(1) This section may be cited as the “Open Government Sunset Review Act.”
(2) This section provides for the review and repeal or reenactment of an exemption from s. 24, Art. I of the State Constitution and s. 119.07(1) or s. 286.011. This act does not apply to an exemption that:
(a) Is required by federal law; or
(b) Applies solely to the Legislature or the State Court System.
(3) In the 5th year after enactment of a new exemption or substantial amendment of an existing exemption, the exemption shall be repealed on October 2nd of the 5th year, unless the Legislature acts to reenact the exemption.
(4)(a) A law that enacts a new exemption or substantially amends an existing exemption must state that the record or meeting is:
1. Exempt from s. 24, Art. I of the State Constitution;
3. Repealed at the end of 5 years and that the exemption must be reviewed by the Legislature before the scheduled repeal date.
(b) For purposes of this section, an exemption is substantially amended if the amendment expands the scope of the exemption to include more records or information or to include meetings as well as records. An exemption is not substantially amended if the amendment narrows the scope of the exemption.
(c) This section is not intended to repeal an exemption that has been amended following legislative review before the scheduled repeal of the exemption if the exemption is not substantially amended as a result of the review.
(5)(a) By June 1 in the year before the repeal of an exemption under this section, the Office of Legislative Services shall certify to the President of the Senate and the Speaker of the House of Representatives the language and statutory citation of each exemption scheduled for repeal the following year.
(b) An exemption that is not identified and certified to the President of the Senate and the Speaker of the House of Representatives is not subject to legislative review and repeal under this section. If the office fails to certify an exemption that it subsequently determines should have been certified, it shall include the exemption in the following year’s certification after that determination.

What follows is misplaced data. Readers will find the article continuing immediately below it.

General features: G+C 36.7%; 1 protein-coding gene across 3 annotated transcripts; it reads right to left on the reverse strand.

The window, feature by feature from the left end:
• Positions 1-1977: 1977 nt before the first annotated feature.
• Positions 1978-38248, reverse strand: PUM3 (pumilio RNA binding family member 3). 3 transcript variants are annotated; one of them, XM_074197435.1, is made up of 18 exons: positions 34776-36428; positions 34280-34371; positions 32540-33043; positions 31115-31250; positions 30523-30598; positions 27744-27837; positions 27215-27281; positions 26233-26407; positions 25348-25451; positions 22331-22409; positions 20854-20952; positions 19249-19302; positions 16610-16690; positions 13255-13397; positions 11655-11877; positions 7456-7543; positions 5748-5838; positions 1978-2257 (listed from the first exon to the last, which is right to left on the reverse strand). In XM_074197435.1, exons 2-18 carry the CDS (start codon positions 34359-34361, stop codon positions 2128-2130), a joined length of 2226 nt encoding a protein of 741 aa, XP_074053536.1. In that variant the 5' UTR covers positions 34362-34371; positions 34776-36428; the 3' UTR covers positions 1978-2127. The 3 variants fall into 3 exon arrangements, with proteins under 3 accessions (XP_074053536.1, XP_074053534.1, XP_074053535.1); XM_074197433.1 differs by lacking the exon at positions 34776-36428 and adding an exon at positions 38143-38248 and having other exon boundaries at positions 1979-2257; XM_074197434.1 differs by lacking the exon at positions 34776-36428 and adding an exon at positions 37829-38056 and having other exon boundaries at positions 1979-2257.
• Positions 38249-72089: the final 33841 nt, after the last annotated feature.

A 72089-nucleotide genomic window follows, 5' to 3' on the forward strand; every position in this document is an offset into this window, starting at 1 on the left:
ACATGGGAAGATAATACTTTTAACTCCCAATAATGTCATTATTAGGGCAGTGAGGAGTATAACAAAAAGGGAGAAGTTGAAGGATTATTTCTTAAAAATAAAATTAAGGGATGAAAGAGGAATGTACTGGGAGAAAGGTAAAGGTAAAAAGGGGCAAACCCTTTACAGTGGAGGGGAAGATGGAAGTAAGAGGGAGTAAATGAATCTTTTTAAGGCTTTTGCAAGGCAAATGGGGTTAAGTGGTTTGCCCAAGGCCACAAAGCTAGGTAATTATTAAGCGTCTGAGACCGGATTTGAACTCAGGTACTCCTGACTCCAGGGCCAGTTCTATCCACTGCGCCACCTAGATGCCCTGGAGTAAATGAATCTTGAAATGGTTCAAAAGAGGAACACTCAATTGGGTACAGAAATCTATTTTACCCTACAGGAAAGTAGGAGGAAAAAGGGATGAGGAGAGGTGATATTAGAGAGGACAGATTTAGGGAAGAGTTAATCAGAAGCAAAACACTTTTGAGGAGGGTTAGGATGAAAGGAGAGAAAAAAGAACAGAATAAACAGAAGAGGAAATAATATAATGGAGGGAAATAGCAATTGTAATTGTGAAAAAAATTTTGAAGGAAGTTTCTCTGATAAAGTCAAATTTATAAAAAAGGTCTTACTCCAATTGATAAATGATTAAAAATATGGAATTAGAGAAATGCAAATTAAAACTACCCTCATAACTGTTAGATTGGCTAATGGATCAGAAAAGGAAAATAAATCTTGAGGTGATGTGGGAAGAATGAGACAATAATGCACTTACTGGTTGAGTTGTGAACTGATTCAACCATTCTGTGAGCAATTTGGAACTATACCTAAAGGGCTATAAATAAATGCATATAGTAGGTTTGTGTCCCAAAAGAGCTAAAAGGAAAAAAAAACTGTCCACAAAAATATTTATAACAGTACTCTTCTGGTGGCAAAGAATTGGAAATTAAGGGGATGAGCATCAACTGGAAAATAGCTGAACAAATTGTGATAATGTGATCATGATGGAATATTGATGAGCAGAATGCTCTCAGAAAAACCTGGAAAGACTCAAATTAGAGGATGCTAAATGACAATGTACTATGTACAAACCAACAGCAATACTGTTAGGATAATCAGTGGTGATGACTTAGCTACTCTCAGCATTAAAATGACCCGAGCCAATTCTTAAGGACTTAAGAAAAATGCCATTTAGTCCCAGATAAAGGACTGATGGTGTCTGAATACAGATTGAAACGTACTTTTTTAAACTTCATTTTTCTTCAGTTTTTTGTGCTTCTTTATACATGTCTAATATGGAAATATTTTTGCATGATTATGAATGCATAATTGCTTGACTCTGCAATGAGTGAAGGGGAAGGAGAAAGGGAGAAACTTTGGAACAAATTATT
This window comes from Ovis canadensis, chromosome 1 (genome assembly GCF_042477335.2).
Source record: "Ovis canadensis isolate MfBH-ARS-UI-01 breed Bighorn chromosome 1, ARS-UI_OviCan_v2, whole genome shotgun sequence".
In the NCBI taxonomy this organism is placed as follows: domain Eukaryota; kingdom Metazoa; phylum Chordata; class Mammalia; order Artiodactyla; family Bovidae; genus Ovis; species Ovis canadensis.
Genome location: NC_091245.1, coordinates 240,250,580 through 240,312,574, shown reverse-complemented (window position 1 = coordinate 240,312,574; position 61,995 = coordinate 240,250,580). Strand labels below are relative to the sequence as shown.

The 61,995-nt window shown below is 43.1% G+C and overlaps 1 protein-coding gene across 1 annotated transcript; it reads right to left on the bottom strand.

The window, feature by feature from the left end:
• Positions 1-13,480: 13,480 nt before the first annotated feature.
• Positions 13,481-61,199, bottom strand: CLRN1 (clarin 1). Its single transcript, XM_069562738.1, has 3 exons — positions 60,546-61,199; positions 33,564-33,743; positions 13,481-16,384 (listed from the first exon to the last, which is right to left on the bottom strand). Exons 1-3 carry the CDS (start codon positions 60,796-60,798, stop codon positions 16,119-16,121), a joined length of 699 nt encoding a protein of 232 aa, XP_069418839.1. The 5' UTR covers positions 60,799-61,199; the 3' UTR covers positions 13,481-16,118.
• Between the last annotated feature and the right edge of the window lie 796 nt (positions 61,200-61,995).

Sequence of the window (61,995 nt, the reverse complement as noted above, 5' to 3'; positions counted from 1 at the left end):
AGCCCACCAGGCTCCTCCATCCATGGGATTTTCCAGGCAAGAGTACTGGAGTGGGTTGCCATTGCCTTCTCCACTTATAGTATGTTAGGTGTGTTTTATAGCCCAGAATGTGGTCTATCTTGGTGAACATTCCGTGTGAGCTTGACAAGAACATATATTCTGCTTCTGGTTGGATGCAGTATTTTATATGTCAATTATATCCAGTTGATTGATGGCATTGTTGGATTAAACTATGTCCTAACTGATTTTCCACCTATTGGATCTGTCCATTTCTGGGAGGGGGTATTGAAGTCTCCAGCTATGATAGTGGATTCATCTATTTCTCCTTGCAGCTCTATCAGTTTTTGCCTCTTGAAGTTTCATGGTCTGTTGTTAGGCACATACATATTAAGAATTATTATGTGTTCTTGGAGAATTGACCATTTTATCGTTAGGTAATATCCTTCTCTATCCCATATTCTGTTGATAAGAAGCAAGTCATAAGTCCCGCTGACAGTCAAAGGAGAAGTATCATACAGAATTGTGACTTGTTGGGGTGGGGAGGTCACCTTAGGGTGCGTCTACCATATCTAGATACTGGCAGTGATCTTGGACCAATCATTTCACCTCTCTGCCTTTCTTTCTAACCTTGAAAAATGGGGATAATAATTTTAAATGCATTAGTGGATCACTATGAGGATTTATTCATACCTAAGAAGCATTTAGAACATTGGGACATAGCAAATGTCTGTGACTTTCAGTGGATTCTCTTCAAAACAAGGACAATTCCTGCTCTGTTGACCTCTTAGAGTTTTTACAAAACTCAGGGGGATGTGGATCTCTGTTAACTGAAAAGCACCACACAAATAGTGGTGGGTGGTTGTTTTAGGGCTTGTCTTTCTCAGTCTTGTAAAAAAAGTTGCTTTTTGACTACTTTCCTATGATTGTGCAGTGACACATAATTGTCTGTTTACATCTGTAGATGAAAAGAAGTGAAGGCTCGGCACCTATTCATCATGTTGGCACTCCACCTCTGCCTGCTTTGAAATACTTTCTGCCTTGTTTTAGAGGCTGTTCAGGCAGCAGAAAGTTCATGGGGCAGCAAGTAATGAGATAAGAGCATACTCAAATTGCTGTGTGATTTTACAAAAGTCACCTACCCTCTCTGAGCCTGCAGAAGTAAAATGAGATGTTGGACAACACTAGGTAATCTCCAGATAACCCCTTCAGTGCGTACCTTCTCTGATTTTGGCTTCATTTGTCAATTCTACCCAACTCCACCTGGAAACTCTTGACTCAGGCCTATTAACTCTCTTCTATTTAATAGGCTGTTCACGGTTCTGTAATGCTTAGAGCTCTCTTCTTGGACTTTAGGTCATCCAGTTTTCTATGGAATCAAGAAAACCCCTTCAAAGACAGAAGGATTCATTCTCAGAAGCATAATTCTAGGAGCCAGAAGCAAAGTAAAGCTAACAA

(6)(a) As part of the review process, the Legislature shall consider the following:
1. What specific records or meetings are affected by the exemption?
2. Whom does the exemption uniquely affect, as opposed to the general public?
3. What is the identifiable public purpose or goal of the exemption?
4. Can the information contained in the records or discussed in the meeting be readily obtained by alternative means? If so, how?
5. Is the record or meeting protected by another exemption?
6. Are there multiple exemptions for the same type of record or meeting that it would be appropriate to merge?
(b) An exemption may be created, revised, or maintained only if it serves an identifiable public purpose, and the exemption may be no broader than is necessary to meet the public purpose it serves. An identifiable public purpose is served if the exemption meets one of the following purposes and the Legislature finds that the purpose is sufficiently compelling to override the strong public policy of open government and cannot be accomplished without the exemption:
1. Allows the state or its political subdivisions to effectively and efficiently administer a governmental program, which administration would be significantly impaired without the exemption;
2. Protects information of a sensitive personal nature concerning individuals, the release of which information would be defamatory to such individuals or cause unwarranted damage to the good name or reputation of such individuals or would jeopardize the safety of such individuals. However, in exemptions under this subparagraph, only information that would identify the individuals may be exempted; or
3. Protects information of a confidential nature concerning entities, including, but not limited to, a formula, pattern, device, combination of devices, or compilation of information which is used to protect or further a business advantage over those who do not know or use it, the disclosure of which information would injure the affected entity in the marketplace.
(7) Records made before the date of a repeal of an exemption under this section may not be made public unless otherwise provided by law. In deciding whether the records shall be made public, the Legislature shall consider whether the damage or loss to persons or entities uniquely affected by the exemption of the type specified in subparagraph (6)(b)2. or subparagraph (6)(b)3. would occur if the records were made public.
(8) Notwithstanding s. 768.28 or any other law, neither the state or its political subdivisions nor any other public body shall be made party to any suit in any court or incur any liability for the repeal or revival and reenactment of an exemption under this section. The failure of the Legislature to comply strictly with this section does not invalidate an otherwise valid reenactment.